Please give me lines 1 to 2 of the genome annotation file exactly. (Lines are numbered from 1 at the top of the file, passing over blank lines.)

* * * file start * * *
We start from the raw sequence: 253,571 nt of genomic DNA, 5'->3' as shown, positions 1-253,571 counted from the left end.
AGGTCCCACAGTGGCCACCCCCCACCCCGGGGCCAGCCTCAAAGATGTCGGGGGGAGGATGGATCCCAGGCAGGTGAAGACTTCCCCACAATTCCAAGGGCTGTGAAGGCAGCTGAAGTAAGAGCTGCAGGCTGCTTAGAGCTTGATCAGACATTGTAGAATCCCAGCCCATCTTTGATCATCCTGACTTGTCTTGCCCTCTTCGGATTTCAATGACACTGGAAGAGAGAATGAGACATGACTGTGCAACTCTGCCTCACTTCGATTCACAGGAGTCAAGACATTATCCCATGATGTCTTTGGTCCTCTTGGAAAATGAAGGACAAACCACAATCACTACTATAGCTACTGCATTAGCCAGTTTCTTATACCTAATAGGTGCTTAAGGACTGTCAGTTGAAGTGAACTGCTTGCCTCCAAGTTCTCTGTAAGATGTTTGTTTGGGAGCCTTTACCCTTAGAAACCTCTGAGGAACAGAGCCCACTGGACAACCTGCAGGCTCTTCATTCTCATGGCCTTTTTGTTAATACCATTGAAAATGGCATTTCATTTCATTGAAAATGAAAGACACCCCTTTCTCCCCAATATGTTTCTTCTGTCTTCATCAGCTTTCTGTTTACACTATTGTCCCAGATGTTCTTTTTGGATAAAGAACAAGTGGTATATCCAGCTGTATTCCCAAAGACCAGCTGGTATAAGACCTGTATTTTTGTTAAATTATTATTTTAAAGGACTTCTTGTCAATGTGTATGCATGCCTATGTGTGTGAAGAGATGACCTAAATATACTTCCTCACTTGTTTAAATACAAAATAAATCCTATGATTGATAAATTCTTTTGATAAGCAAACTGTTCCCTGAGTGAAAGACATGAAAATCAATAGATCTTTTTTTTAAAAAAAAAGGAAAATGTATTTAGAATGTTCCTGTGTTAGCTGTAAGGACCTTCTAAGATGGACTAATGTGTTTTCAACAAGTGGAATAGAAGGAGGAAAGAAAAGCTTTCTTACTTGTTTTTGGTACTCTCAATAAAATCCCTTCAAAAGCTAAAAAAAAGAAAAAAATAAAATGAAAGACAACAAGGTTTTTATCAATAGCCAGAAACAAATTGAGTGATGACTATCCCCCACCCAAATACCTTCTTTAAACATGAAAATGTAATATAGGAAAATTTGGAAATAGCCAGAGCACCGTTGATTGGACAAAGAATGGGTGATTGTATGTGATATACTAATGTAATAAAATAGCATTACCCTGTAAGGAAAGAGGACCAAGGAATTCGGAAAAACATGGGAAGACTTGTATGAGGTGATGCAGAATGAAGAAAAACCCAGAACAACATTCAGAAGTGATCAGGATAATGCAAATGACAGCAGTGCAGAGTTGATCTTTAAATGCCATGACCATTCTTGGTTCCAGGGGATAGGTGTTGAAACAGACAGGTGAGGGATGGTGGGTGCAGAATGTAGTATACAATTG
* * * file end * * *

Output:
We start from the raw sequence: 253,571 nt of genomic DNA, 5'->3' as shown, positions 1-253,571 counted from the left end.
AGGTCCCACAGTGGCCACCCCCCACCCCGGGGCCAGCCTCAAAGATGTCGGGGGGAGGATGGATCCCAGGCAGGTGAAGACTTCCCCACAATTCCAAGGGCTGTGAAGGCAGCTGAAGTAAGAGCTGCAGGCTGCTTAGAGCTTGATCAGACATTGTAGAATCCCAGCCCATCTTTGATCATCCTGACTTGTCTTGCCCTCTTCGGATTTCAATGACACTGGAAGAGAGAATGAGACATGACTGTGCAACTCTGCCTCACTTCGATTCACAGGAGTCAAGACATTATCCCATGATGTCTTTGGTCCTCTTGGAAAATGAAGGACAAACCACAATCACTACTATAGCTACTGCATTAGCCAGTTTCTTATACCTAATAGGTGCTTAAGGACTGTCAGTTGAAGTGAACTGCTTGCCTCCAAGTTCTCTGTAAGATGTTTGTTTGGGAGCCTTTACCCTTAGAAACCTCTGAGGAACAGAGCCCACTGGACAACCTGCAGGCTCTTCATTCTCATGGCCTTTTTGTTAATACCATTGAAAATGGCATTTCATTTCATTGAAAATGAAAGACACCCCTTTCTCCCCAATATGTTTCTTCTGTCTTCATCAGCTTTCTGTTTACACTATTGTCCCAGATGTTCTTTTTGGATAAAGAACAAGTGGTATATCCAGCTGTATTCCCAAAGACCAGCTGGTATAAGACCTGTATTTTTGTTAAATTATTATTTTAAAGGACTTCTTGTCAATGTGTATGCATGCCTATGTGTGTGAAGAGATGACCTAAATATACTTCCTCACTTGTTTAAATACAAAATAAATCCTATGATTGATAAATTCTTTTGATAAGCAAACTGTTCCCTGAGTGAAAGACATGAAAATCAATAGATCTTTTTTTTAAAAAAAAAGGAAAATGTATTTAGAATGTTCCTGTGTTAGCTGTAAGGACCTTCTAAGATGGACTAATGTGTTTTCAACAAGTGGAATAGAAGGAGGAAAGAAAAGCTTTCTTACTTGTTTTTGGTACTCTCAATAAAATCCCTTCAAAAGCTAAAAAAAAGAAAAAAATAAAATGAAAGACAACAAGGTTTTTATCAATAGCCAGAAACAAATTGAGTGATGACTATCCCCCACCCAAATACCTTCTTTAAACATGAAAATGTAATATAGGAAAATTTGGAAATAGCCAGAGCACCGTTGATTGGACAAAGAATGGGTGATTGTATGTGATATACTAATGTAATAAAATAGCATTACCCTGTAAGGAAAGAGGACCAAGGAATTCGGAAAAACATGGGAAGACTTGTATGAGGTGATGCAGAATGAAGAAAAACCCAGAACAACATTCAGAAGTGATCAGGATAATGCAAATGACAGCAGTGCAGAGTTGATCTTTAAATGCCATGACCATTCTTGGTTCCAGGGGATAGGTGTTGAAACAGACAGGTGAGGGATGGTGGGTGCAGAATGTAGTATACAATTG